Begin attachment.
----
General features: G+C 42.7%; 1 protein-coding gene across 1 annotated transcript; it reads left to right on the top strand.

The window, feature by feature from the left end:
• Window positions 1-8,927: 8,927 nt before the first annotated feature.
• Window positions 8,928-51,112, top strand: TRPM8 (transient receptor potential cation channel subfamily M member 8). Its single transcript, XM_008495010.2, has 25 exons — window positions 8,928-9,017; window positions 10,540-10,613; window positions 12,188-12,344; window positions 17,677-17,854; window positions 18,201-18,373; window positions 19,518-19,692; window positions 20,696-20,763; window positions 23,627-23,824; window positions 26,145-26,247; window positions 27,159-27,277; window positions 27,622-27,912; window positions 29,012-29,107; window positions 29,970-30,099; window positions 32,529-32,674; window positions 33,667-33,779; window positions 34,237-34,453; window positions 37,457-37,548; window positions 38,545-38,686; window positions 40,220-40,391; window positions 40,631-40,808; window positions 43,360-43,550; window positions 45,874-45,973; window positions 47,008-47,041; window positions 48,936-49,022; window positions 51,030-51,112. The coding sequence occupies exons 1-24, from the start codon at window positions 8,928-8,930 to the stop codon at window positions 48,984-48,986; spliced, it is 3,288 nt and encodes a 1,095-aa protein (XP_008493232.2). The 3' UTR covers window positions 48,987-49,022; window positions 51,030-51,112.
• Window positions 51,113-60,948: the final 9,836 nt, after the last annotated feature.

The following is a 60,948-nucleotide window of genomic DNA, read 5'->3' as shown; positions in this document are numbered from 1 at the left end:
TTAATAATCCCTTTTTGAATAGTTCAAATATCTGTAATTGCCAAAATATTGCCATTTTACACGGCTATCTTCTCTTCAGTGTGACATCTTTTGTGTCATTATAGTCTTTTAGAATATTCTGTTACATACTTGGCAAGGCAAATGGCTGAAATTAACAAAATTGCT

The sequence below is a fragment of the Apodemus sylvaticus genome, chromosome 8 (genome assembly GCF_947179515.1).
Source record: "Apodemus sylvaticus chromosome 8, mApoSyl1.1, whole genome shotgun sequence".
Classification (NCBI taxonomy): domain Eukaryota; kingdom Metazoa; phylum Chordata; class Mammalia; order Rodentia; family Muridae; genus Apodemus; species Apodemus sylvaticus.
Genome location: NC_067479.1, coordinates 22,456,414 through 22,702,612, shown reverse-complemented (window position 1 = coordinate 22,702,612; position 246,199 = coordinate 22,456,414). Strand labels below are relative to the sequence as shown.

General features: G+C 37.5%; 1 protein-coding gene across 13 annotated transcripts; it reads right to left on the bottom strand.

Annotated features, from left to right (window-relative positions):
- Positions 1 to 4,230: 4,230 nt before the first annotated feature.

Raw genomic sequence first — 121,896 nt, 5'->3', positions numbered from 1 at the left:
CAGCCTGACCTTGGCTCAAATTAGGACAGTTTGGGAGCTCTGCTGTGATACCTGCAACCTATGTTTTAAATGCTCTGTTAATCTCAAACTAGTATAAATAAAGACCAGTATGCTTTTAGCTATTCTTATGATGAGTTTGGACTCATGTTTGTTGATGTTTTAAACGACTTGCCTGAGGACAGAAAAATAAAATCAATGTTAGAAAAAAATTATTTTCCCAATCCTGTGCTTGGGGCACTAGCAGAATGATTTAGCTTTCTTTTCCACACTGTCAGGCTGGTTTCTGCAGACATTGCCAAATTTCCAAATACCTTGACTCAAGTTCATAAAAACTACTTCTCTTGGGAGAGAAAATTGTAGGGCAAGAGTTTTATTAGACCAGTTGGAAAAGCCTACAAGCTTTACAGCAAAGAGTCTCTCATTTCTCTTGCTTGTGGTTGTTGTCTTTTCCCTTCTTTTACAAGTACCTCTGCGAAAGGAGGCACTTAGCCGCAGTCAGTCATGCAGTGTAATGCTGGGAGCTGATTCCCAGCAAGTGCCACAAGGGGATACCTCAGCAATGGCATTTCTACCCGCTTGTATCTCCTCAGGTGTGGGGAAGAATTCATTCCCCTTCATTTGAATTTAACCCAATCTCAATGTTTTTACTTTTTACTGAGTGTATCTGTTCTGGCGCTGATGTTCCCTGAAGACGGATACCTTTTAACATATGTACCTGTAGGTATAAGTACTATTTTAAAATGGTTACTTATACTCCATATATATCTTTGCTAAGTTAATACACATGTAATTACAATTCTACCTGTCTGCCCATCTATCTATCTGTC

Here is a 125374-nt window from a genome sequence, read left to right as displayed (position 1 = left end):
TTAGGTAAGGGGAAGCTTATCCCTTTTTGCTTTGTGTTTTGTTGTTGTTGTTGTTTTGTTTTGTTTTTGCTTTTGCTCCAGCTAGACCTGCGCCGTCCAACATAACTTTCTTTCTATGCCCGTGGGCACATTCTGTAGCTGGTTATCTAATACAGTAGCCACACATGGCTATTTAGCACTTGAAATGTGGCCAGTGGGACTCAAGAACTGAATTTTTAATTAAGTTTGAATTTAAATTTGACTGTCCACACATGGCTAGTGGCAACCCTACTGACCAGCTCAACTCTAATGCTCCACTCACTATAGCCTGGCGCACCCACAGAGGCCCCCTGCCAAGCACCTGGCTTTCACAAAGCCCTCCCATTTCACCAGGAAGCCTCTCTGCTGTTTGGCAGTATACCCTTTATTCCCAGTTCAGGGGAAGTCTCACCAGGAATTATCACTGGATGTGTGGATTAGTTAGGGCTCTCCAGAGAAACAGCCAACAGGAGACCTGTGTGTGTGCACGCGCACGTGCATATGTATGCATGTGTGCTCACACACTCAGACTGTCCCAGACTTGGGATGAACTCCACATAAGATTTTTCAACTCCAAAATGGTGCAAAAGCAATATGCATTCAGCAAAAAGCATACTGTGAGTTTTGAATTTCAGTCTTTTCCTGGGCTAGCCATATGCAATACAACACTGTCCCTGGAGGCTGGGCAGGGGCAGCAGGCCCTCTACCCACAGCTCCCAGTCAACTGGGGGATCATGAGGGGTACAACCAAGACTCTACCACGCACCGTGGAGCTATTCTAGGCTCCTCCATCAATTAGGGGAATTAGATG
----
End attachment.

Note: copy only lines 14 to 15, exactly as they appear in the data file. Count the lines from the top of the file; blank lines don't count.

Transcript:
- Positions 1 to 4,230: 4,230 nt before the first annotated feature.

Raw genomic sequence first — 121,896 nt, 5'->3', positions numbered from 1 at the left: